I wish I’d read this article twenty-five years ago; your advice to “avoid risky holes” might have saved me from my college girlfriend.
Although with your user name, I think you would understand those risks!
In Kansas when they repave the roads, they used to weld a ring around the manhole to make the cover flush with the new pavement, now they don’t so you wind up with thousands of 2-4″ deep “potholes” courtesy of the city. Fun to miss them in a Mini, but it does look like you’ve had a few too many to the outsider as you wander back and forth across the lane to miss them. I guess rolling over these with 20″ wheels you barely feel them, but if I hit one I sure know about it!
Hopefully municipalities start to specify adjustable frames for manhole covers, they do exist. Otherwise they just overlay and the road gets built up over the covers over time.
Further concern: they get out , walk around, and then *stand on the sagging asphalt*. You couldn’t pay me to do that, it’s a great way to get dropped in the cacky.
Trying to see tiktok videos never seem to work for me. It seems as soon as I scroll to the embedded video, it auto refreshes to related videos and not the one you want to show. If I want to see the video, I have to click on the profile, then look at their videos to find it
Sinkholes caused by underground erosion are usually the result of broken storm sewers, not sanitary sewers. It is possible for a sanitary sewer breech to do this, but it’s less likely because a residential street like this probably only has a small main, about 8 inches, and very little flow from just a few neighboring homes.
A storm sewer can surcharge considerably in a big rain event, and the force of the water can actually separate the concrete pipes and structures from each other. The rush of water through the breech then erodes the dirt around it, and eventually you have a cavity.
Of course, this being England, it’s probably an old-style combined sewer system, and probably quite old, too.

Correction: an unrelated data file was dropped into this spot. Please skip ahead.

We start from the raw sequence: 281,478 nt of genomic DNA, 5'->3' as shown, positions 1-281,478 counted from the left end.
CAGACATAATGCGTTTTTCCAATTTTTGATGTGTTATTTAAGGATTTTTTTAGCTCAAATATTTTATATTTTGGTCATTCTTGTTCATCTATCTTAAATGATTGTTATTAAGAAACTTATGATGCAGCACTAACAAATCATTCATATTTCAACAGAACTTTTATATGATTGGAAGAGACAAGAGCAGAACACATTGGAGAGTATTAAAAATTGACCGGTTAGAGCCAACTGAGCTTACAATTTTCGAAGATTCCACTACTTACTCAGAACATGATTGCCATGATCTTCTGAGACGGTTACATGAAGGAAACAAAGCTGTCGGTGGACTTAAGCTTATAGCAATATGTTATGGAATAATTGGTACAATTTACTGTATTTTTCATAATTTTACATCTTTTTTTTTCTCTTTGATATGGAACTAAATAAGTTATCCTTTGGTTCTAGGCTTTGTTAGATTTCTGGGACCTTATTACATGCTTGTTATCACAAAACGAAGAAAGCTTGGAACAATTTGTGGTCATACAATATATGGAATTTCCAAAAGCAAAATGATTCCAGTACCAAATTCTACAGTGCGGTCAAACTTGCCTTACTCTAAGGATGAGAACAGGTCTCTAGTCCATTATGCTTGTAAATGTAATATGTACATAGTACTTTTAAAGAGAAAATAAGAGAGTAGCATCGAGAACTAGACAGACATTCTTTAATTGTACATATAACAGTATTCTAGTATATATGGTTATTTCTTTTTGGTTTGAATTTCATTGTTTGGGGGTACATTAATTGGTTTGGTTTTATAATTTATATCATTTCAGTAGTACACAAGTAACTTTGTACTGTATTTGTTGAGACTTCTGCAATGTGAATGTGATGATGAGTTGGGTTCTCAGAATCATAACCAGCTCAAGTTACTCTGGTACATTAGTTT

This is correct, flow rates from sanitary sewer lines are nothing compared to storm lines after a storm. There’s a reason why your typical sanitary line is something on the order of 8″ where storm sewer lines around here can be in excess of 30″.
You are also correct that this is likely an old combined system. Our city is currently in the process of slowly separating our sanitary from storm to limit the burden on the wastewater treatment plant. We now overflow way less raw sewage into the Hudson than we used to!
Edit: Also, sanitary structures typically have rubber boots or expanding link-seals to ensure a proper seal around sanitary lines going in and out of structures. Stormwater catch basins and manholes, not so much. Those openings are typically oversized and the installer grouts the void around the pipe after it’s installed. That grout often fails over time and results in leaks.
Yet you fail to include the Boiled British Diet. No fiber all liguid. That is why tbey have those huge british sewer fat monsters.
Yep. A highway near me spent 6 weeks under repair after a 100-foot sinkhole opened after the storm water culvert underneath it collapsed
Yep, in the UK most of our sewers are combined, and old. Changing that would require the privatised water companies to spend money replacing infrastructure, when of course it’s easier to just dump sewage into the river and pocket the bonuses.
I’ve been to Worksop too.
Yeah a familiar name.
I’ve got a Carlton made Raleigh bicycle hanging on my wall it came from Worksop in the 70’s.
Me too! A Raleigh Supercourse TT!
I’ve got a Higgins Ultralite but it’s of the three-wheeled variety, because of course the British take their tricycle racing quite seriously.